Can colleges respond to bandwidth demand without drawing student ire?

Six in 10 colleges don't monitor individual bandwidth consumption.

Grappling with students’ insatiable appetite for bandwidth, college technology officials on one in five campuses have instituted strict limitations on how many laptops, smart phones, and tablets a student can connect to the school network.

That finding, along with a host of other approaches to maintaining secure, powerful web connections across campus, were published by the Association for Information Communications Technology Professionals in Higher Education (ACUTA), which on March 22 released its first “State of the ResNet Report.”

ResNet is short for residential network, or the internet connection provided to campus dormitories and, usually, a range of school buildings.

Colleges and universities have reported over the past year that students now arrive on campus with three or four web-capable devices, and many of those gadgets – iPads, game consoles, and laptops – are used to stream movies and TV shows on various sites like Netflix, YouTube, and Hulu.

Nine in 10 IT decision makers who responded to the ACUTA survey of 249 U.S. campuses said tablets were likely to consume the most bandwidth in coming years. This has prompted 19 percent of schools in the ACUTA survey to impose restrictions on the number of mobile devices a single student can connect to the campus’s network.

“There is an expectation right now among students of, ‘Any device, any time, as much as we want,’” said Joe Harrington, ACUTA president and director of network services at Boston College (BC). “This has [IT officials] back on their heels a little bit, looking for ways to deal with this proactively rather than reactively.”

Twenty-seven percent of colleges and universities have bandwidth quotas, tracking the amount used by every student on campus – a practice that has sparked protests from college students who have fought fees imposed for exceeding individual bandwidth caps.

Still, six in 10 campuses don’t track individual bandwidth consumption at all.

Catering to student and faculty bandwidth needs, Harrington said, will be a top IT concern for many years.

“It’s been a hockey stick curve,” Harrington said, describing a graph that shows sudden and exponential growth in bandwidth usage. “I keep expecting to see it level off, but it just keeps going up and up.”

Sixty-eight percent of campuses allow unlimited connectivity to the school’s network, while half pay for bandwidth supplied to students who use the residential network, but don’t recover the cost.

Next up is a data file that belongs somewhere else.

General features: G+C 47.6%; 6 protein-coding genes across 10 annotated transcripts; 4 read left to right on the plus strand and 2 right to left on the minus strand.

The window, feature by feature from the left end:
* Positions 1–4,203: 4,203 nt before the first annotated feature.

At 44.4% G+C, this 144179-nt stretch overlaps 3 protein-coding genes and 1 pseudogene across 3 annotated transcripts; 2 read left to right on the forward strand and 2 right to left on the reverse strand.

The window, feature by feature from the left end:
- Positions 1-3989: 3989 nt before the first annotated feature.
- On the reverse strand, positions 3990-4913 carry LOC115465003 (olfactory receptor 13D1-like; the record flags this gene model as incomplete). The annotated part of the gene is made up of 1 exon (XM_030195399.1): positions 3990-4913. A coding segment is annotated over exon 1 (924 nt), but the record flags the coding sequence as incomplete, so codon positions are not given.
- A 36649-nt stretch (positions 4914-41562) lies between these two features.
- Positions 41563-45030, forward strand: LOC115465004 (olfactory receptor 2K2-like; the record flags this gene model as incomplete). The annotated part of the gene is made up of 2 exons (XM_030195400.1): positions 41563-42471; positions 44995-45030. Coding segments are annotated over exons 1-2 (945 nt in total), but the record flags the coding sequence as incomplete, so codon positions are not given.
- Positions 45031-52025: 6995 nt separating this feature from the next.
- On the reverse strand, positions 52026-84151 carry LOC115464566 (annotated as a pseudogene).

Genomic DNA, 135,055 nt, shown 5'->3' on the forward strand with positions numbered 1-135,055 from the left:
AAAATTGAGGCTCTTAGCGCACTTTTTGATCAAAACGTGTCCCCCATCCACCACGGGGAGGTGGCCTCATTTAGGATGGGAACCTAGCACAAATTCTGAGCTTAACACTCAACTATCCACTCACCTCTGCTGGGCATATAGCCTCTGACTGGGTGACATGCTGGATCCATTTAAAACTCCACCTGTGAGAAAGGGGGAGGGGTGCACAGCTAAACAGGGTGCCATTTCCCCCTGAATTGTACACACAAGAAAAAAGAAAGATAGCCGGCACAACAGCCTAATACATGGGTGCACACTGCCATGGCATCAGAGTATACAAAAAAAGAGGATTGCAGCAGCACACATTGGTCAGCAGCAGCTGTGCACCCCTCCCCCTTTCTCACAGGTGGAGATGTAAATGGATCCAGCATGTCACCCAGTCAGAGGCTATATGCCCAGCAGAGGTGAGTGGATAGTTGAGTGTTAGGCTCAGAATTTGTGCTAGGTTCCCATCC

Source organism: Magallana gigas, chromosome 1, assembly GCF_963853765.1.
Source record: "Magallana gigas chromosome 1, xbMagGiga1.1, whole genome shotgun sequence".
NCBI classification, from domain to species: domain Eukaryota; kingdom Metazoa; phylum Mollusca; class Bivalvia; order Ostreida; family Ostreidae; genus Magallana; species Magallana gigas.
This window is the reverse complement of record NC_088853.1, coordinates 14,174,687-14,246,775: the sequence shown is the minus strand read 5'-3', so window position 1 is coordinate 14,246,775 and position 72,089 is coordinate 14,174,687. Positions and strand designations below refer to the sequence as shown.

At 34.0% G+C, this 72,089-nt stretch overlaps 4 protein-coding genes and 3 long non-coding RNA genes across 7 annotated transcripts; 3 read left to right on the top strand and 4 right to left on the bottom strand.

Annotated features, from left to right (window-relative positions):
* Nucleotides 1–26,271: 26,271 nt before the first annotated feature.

And as college officials have lamented historic cuts to higher education funding this year, only 20 percent of schools’ IT budgets are used to manage the campus residential network, according to the ACUTA research.

College students might expect anytime, anywhere access to a high-speed internet connection, but most have become accustomed to limited IT support. One in 10 colleges surveyed by ACUTA provide 24-hour support for students with computer problems.

Most students, however, come to school with more than a basic understanding of how to connect their various mobile devices to the residential network, said Corrine Hoch, ACUTA’s executive director.

“The students are much more savvy and self reliant today,” she said. ”They interestingly don’t need as much support as they once did.”

The ACUTA survey showed that college IT helpdesks, for the most part, have fallen behind students’ penchant for online chats and text messages.

Eleven percent of respondents said their school answers IT questions via text message, and two in 10 schools have a live chat system, with technology staffers ready to answer student questions. Call center and eMail support are the most common methods for IT support, according to the survey.

The University of South Florida is among a handful of campuses that have launched IT helpdesk Facebook pages. Students visit the page, post a question to the wall, and wait for a staffer’s response.

Hoch said expanding IT helpdesks with Facebook and Twitter pages could be a long way from becoming commonplace in higher education.

“People are watching [social media] in order to keep a pulse on what’s happening in the student community,” Hoch said. “It’s only in its infancy as far as colleges and universities are concerned, so we’ll see where it goes from here.”

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